Our first meeting was with Sean Slade and David Griffith of ASCD to discuss the tenets of their whole child approach to education and their support and informational materials surrounding the Common Core State Standards. The five tenets for ASCD are:
- Health - each student enters school HEALTHY and learns about and practices a healthy lifestyle
- Safe - each student learns in an environment that is physically and emotionally SAFE for students and adults
- Engaged - each student is actively ENGAGED in learning and is connected to the school and broader community
- Supported - each student has access to personalized learning and is SUPPORTED by qualified, caring adults
- Challenged - each student is CHALLENGED academically and is prepared for success in college/employment
All have a focus on collaboration, coordination, and integration. And really, as parents and community members don't we want all of these things for our children in our schools as well? And how are we to refocus our education system back to these tenets when we seem so caught up in a system of school/student pass-fail? After talking with Sean and David, I believe that their goal is similar: how do we shift thinking of school administration towards creating a more open door policy so that parents are invited in as partners. Part of the appeal of ASCD is that regardless of whether you are a member or not, their policy and action alerts, as well as other resources such as webinars and white papers, are available to all. As parents we can participate by asking "Are your school and community delivering?" a survey that gives you a chance to assess your child's school which in turn can help facilitate a conversation. Another great tool is their interactive education map which showcases outstanding schools (and there are 74 examples, at least one from each state).
|Felisa Hilber, Sean Slade, David Griffith, Myrdin Thompson|
ASCD will be "relaunching" their map, providing more sites (and examples of "what works") as well as showcasing global success stories as well. We had a fantastic conversation with Sean and David and look forward to working with them in the months ahead as we all partner together for school, community, and most importantly, student success.
By this time it was important for Felisa Hilbert, Mom Congress Oklahoma Delegate (2011), and I to stretch our legs and walk around the city. Fortunately our hotel, The Liason, Capitol Hill, is two blocks away from the capitol as well as the Smithsonian, so we didn't have to go very far to find "something" to do. And for a self-admitted edu-geek such as myself, that something meant: the Library of Congress to obtain a library card.
|Please note, a Library card IS NOT a souvenir. Really.|
After this we grabbed a quick lunch in the cafeteria under the Hart building (where several Senators have their offices) and then dashed back to the hotel to meet Mandy Grisham, Mom Congress Delegate Tennessee, 2011, and Rachel Liaserin (who joined us in November as proxy for Rebecca Levey, Mom Congress Delegate New York, 2011) so we could go meet with Hannah Jones of Center for Science in the Public Interest to talk about the recent discussions regarding pizza sauce as a vegetable and how the new regulations are now being reviewed at the White House. These changes will take place in the 2012-13 school year, but the next item of discussion will really be the competitive school meal rule and nutrition standards which will impact fundraisers during the school day and hopefully help to strengthen school wellness policies. One of our discussions focused on the use of Box Tops and Campbell's Labels as funding revenue for school groups. While all of us agreed that schools need the extra cash, the time, effort, and energy put forth to collect such items often far exceeds the monetary reward such collections bring. In addition, some of the foods attached to the bt and labels programs are often times expensive when compared to in-store brands or the items are the less healthy options. Unless you have every family participating in such an endeavor (and there are some schools that do) the final totals for the year don't often amount to much. Certainly there are other avenues for obtaining funding for a school group project, such as a read/walk-a-thon, which support learning activities and wellness. Some school districts are in fact shifting policies towards "healthier" fundraising options and eliminating these types of collections (and sometimes competitions). The goal, of course, is that school wellness needs to be formed at a local level, through the school district and with parents/parent group members in collaboration with school staff. This would ensure that good policies are put into place which are supported by the entire school community.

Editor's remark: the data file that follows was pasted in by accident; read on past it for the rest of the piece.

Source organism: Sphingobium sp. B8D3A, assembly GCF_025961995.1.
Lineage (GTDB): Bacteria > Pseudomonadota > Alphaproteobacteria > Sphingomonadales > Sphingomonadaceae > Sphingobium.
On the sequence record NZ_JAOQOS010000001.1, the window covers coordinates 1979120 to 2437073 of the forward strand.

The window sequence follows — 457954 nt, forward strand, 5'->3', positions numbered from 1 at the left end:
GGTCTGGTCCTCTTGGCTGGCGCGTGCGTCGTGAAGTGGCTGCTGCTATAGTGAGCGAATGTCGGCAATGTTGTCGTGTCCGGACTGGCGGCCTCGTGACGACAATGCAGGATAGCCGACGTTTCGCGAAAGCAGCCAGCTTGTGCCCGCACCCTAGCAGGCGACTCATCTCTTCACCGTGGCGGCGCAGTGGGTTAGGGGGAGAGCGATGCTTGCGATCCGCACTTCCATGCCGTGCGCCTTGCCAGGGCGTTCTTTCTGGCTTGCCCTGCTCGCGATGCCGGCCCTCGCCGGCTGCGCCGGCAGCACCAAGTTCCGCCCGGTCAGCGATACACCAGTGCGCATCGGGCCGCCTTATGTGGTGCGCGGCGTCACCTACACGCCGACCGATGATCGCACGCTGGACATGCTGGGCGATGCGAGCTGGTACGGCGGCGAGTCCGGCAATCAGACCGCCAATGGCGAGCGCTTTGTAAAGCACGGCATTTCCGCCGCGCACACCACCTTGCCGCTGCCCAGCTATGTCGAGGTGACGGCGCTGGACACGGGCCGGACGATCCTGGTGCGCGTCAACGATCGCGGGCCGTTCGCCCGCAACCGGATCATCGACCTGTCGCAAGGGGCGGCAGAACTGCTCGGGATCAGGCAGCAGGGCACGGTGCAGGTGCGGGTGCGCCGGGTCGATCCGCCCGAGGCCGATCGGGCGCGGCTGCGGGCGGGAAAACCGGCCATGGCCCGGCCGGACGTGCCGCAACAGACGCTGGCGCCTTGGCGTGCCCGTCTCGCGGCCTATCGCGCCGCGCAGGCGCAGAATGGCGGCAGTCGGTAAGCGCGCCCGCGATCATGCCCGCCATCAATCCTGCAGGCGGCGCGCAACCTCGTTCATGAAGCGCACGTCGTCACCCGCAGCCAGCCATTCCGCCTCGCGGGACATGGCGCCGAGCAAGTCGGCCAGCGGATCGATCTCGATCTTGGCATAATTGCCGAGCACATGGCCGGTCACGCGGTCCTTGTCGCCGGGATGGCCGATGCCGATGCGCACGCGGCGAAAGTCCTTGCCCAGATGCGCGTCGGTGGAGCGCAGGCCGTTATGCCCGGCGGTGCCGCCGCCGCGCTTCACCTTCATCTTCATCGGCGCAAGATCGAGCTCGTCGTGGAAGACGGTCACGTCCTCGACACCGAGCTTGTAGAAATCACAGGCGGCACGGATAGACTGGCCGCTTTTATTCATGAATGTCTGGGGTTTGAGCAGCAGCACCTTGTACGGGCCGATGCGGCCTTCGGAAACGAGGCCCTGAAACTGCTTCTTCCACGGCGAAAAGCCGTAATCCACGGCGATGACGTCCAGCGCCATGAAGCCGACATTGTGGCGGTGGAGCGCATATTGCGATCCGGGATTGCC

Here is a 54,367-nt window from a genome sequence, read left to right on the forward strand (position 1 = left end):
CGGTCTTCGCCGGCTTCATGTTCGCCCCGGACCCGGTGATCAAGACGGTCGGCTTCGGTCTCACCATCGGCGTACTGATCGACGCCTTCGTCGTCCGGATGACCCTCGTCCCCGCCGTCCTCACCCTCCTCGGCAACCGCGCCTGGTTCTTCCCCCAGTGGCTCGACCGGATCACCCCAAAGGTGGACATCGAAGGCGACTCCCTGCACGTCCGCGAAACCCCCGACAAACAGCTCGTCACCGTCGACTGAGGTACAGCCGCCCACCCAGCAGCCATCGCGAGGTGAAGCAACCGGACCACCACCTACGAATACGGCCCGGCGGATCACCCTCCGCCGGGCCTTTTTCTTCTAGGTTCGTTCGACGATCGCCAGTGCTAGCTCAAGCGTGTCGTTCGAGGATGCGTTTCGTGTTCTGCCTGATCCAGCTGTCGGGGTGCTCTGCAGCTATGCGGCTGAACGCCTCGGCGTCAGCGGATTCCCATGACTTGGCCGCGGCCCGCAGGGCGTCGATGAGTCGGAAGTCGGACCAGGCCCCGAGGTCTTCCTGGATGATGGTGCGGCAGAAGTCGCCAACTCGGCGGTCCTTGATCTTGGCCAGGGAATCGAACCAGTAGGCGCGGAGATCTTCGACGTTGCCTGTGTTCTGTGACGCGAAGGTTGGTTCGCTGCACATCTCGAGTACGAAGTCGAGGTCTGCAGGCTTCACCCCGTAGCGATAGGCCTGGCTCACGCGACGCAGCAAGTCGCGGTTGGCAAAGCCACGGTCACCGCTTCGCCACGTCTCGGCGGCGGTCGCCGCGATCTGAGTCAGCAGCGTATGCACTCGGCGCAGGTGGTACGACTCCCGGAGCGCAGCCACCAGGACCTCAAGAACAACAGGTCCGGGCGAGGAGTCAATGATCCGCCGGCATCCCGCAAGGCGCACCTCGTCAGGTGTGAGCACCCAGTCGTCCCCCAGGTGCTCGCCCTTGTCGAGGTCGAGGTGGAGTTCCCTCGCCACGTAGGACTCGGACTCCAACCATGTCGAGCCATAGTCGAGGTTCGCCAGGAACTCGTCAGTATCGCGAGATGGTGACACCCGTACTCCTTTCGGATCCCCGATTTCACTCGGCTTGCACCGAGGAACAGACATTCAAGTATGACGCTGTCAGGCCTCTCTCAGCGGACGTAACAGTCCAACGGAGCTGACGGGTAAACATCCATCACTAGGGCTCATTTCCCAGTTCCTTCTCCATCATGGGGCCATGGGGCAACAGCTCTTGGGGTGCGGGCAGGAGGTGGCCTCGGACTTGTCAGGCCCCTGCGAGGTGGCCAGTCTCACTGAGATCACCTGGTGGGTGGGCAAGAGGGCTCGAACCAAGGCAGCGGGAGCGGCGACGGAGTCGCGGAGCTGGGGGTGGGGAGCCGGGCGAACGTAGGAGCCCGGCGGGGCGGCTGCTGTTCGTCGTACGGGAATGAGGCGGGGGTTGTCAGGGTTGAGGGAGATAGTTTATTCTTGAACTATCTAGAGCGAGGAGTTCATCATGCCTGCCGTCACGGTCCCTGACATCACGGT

|Felisa Hilbert, Mandy Grisham, Hannah Jones, |
Myrdin Thompson, Rachel Liaserin in the CSIP offices
After our meeting with CSIP, it was time to sit down and reflect on all we had learned and discuss it over a fabulous meal of sushi and lo mein at the Buddha Bar! Then it was back to the hotel to prepare for Days 2 and 3: a tour of the White House, a meeting with the US Department of Education about family engagement projects in 2012, dinner with friends and Mom Congress supporters, and then a meeting with First Focus. All of that will be covered in part two...tomorrow!